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Wednesday, April 7, 2010 as of 11:14 AM ET



UN: Dollar Doesn’t Make Sense

September 18, 2009 - 4:25 PM | by: David Lee Miller

Who doesn’t like the US dollar?  The United Nations, that’s who. This is the same United Nations that gets the bulk of its funding from Uncle Sam.

In a recent report a UN agency, the United Nations Conference on Trade and Development (UNCTAD) proposed replacing the dollar as the standard for global transactions with a new form of worldwide currency.  

For decades the greenback has been used to price virtually all commodities. Since the end of the Second World War almost all countries have US dollar backed securities on reserve.

If the UN gets it’s way, all that could change.

Analyst Nile Gardiner of the Heritage foundation says the UN plan “would be a huge blow to American strategic power.” 

In addition to a loss of prestige the US economy could suffer if dollars flood world markets.

According to Gardiner the UN plan is a “direct assault by the UN on American global power” from an organization with a “long track record of anti-Americanism.”

The principal author of the UN report, UNCTAD’s Chief Economist, Henier Flassbeck denies any anti-American sentiment, and calls Gardiner’s criticism “ridiculous.” According to Flassbeck demand for the US dollar is “irrational.” He argues the creation of an alternative financial instrument would provide more stability during times of economic upheaval. The new financial instrument proposed in his report would be pegged to a basket of different currencies to minimize what he called any “huge monetary shock.”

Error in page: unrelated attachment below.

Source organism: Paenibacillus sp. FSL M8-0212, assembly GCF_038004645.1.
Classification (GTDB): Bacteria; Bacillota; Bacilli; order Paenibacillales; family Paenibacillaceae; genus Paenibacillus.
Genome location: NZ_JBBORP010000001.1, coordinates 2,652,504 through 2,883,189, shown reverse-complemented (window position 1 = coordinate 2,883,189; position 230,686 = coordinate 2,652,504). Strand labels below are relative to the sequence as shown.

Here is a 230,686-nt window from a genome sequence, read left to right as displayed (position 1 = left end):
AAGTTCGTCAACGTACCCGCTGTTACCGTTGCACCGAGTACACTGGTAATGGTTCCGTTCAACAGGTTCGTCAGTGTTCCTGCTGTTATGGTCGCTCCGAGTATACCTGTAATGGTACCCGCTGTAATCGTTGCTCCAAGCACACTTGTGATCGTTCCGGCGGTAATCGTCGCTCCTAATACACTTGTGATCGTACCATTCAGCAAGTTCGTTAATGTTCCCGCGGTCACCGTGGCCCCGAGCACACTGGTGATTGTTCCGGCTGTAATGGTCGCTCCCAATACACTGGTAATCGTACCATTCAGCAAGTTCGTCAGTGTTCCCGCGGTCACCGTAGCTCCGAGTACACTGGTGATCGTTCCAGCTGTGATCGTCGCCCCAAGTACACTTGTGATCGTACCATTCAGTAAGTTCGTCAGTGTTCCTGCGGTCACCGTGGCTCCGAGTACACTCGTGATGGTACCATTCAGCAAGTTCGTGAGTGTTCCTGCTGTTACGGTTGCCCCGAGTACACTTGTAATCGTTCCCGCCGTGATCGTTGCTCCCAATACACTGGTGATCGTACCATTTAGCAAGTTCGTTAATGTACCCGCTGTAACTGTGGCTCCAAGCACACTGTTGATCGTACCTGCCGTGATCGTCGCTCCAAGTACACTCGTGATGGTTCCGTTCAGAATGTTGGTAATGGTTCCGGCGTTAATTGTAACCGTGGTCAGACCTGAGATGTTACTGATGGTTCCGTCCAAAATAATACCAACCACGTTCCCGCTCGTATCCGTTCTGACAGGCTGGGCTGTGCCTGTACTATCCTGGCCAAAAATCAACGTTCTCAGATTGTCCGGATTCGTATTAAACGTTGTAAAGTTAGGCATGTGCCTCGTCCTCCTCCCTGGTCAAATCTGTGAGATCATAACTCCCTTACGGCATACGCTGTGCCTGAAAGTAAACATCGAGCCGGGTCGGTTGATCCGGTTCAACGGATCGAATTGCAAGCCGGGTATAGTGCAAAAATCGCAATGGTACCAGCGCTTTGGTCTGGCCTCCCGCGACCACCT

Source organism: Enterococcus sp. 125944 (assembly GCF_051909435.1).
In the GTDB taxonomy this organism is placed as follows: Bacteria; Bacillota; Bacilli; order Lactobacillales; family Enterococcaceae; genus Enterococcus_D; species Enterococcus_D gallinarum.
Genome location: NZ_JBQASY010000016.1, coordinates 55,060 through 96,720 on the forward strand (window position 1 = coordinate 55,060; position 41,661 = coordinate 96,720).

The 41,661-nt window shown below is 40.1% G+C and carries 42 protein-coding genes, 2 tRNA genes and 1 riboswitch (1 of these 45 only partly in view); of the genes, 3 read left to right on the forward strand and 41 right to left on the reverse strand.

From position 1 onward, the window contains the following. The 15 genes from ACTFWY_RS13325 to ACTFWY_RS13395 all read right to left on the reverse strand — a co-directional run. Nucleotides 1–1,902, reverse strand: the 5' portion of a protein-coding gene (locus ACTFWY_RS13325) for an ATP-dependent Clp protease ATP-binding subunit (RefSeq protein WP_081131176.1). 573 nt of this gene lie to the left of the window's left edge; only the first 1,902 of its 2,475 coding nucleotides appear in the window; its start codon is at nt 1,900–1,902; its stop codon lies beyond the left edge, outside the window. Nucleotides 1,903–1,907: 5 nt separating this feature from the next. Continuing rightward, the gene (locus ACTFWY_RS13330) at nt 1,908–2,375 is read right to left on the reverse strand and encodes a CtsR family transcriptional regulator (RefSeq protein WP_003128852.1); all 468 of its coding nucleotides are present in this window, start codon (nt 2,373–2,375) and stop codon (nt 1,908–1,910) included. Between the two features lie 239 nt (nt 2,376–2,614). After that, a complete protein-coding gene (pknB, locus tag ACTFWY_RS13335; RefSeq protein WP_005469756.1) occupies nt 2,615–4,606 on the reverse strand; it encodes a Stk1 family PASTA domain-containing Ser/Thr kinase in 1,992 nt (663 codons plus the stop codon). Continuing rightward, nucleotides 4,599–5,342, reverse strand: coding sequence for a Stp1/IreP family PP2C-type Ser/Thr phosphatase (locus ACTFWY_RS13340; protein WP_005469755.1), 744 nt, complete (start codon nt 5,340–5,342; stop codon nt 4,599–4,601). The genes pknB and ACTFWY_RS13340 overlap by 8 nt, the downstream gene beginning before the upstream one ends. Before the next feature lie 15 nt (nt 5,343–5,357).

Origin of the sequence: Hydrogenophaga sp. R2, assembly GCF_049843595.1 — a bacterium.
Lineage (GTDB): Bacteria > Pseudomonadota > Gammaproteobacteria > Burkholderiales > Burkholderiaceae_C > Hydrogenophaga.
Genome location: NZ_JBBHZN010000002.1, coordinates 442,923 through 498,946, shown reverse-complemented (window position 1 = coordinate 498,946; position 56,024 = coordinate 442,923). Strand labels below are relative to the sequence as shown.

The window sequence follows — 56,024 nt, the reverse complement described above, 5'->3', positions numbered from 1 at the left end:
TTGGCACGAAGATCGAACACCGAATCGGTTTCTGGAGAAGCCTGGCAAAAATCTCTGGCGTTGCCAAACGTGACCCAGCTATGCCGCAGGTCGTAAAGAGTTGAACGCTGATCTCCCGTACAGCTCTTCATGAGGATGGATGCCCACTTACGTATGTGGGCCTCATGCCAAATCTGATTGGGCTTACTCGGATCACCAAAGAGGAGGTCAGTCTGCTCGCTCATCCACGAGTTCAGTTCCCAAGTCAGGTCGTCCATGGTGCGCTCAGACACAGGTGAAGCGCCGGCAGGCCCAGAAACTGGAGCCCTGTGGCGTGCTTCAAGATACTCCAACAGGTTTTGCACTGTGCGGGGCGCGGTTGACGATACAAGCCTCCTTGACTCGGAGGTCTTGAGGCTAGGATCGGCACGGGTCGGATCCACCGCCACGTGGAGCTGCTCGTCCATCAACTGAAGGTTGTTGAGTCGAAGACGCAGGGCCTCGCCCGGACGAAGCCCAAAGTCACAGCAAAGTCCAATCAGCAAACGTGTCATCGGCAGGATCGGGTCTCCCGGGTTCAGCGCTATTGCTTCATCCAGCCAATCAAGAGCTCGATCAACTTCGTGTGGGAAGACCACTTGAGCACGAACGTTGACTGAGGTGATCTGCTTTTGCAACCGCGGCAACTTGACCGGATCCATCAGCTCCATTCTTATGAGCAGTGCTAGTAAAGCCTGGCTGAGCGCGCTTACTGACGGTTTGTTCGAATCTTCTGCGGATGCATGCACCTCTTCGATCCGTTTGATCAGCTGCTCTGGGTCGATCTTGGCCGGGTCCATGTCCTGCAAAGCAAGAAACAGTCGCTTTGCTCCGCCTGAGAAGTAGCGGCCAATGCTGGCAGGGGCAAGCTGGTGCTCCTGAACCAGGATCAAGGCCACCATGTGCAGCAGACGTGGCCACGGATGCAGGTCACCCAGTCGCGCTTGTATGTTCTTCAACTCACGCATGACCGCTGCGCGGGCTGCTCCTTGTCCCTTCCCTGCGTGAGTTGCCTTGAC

This is not the first time replacing the dollar as a global reserve currency has been put forth. China, Russia and other countries have discussed similar ideas. But as the US deficit grows and confidence in the dollar wanes, some analysts say the idea of a new world currency could be gaining momentum.

Replacing the dollar is not expected to happen anytime soon. Even the UN report says change will “take some time, not the least because it requires international consensus and multilateral institution building.”

The ultimate test of the dollar’s survivability could be if the day arrives when the UN says “no thanks” to accepting US currency.

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